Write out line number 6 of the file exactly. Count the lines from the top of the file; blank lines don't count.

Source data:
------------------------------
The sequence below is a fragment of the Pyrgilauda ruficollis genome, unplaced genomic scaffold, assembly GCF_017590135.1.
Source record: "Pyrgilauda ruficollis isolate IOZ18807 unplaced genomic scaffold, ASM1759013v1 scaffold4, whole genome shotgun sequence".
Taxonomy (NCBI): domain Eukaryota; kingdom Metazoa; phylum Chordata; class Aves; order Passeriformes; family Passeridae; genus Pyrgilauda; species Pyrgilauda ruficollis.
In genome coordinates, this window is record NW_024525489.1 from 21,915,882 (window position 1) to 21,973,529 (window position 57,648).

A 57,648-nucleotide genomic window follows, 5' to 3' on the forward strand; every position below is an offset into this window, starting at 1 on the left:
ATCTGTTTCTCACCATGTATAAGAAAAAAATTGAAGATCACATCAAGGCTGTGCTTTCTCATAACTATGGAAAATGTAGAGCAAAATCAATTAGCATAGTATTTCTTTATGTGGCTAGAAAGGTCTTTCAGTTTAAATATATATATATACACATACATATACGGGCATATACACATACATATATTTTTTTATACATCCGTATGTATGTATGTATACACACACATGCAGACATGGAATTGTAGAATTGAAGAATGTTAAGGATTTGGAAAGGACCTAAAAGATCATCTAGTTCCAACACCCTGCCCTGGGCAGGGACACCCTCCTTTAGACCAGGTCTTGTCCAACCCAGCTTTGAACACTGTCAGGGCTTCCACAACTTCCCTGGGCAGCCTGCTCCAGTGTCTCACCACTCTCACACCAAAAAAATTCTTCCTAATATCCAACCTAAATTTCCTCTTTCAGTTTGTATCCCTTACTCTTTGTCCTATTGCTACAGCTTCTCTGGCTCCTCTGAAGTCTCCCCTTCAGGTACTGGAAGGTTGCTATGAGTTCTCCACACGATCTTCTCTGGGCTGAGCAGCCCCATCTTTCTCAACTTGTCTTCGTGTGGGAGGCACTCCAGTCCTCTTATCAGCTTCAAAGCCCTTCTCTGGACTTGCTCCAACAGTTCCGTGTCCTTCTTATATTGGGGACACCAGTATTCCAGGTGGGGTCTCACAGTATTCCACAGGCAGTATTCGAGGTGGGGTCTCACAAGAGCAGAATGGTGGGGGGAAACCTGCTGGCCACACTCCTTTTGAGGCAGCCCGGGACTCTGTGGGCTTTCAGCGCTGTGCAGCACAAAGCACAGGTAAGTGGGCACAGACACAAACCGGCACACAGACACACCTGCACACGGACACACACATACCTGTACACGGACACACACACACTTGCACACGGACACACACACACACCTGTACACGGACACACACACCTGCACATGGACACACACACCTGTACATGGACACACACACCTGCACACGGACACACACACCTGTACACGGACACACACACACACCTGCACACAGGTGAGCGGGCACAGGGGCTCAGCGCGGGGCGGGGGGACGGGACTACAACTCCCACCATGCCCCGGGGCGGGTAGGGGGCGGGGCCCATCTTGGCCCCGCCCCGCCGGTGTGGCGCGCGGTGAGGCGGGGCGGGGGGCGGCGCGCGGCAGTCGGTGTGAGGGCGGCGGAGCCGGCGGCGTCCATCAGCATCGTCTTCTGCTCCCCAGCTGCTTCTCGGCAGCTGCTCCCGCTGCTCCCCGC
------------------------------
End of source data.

ATCTGTTTCTCACCATGTATAAGAAAAAAATTGAAGATCACATCAAGGCTGTGCTTTCTCATAACTATGGAAAATGTAGAGCAAAATCAATTAGCATAGTATTTCTTTATGTGGCTAGAAAGGTCTTTCAGTTTAAATATATATATATACACATACATATACGGGCATATACACATACATATATTTTTTTATACATCCGTATGTATGTATGTATACACACACATGCAGACATGGAATTGTAGAATTGAAGAATGTTAAGGATTTGGAAAGGACCTAAAAGATCATCTAGTTCCAACACCCTGCCCTGGGCAGGGACACCCTCCTTTAGACCAGGTCTTGTCCAACCCAGCTTTGAACACTGTCAGGGCTTCCACAACTTCCCTGGGCAGCCTGCTCCAGTGTCTCACCACTCTCACACCAAAAAAATTCTTCCTAATATCCAACCTAAATTTCCTCTTTCAGTTTGTATCCCTTACTCTTTGTCCTATTGCTACAGCTTCTCTGGCTCCTCTGAAGTCTCCCCTTCAGGTACTGGAAGGTTGCTATGAGTTCTCCACACGATCTTCTCTGGGCTGAGCAGCCCCATCTTTCTCAACTTGTCTTCGTGTGGGAGGCACTCCAGTCCTCTTATCAGCTTCAAAGCCCTTCTCTGGACTTGCTCCAACAGTTCCGTGTCCTTCTTATATTGGGGACACCAGTATTCCAGGTGGGGTCTCACAGTATTCCACAGGCAGTATTCGAGGTGGGGTCTCACAAGAGCAGAATGGTGGGGGGAAACCTGCTGGCCACACTCCTTTTGAGGCAGCCCGGGACTCTGTGGGCTTTCAGCGCTGTGCAGCACAAAGCACAGGTAAGTGGGCACAGACACAAACCGGCACACAGACACACCTGCACACGGACACACACATACCTGTACACGGACACACACACACTTGCACACGGACACACACACACACCTGTACACGGACACACACACCTGCACATGGACACACACACCTGTACATGGACACACACACCTGCACACGGACACACACACCTGTACACGGACACACACACACACCTGCACACAGGTGAGCGGGCACAGGGGCTCAGCGCGGGGCGGGGGGACGGGACTACAACTCCCACCATGCCCCGGGGCGGGTAGGGGGCGGGGCCCATCTTGGCCCCGCCCCGCCGGTGTGGCGCGCGGTGAGGCGGGGCGGGGGGCGGCGCGCGGCAGTCGGTGTGAGGGCGGCGGAGCCGGCGGCGTCCATCAGCATCGTCTTCTGCTCCCCAGCTGCTTCTCGGCAGCTGCTCCCGCTGCTCCCCGC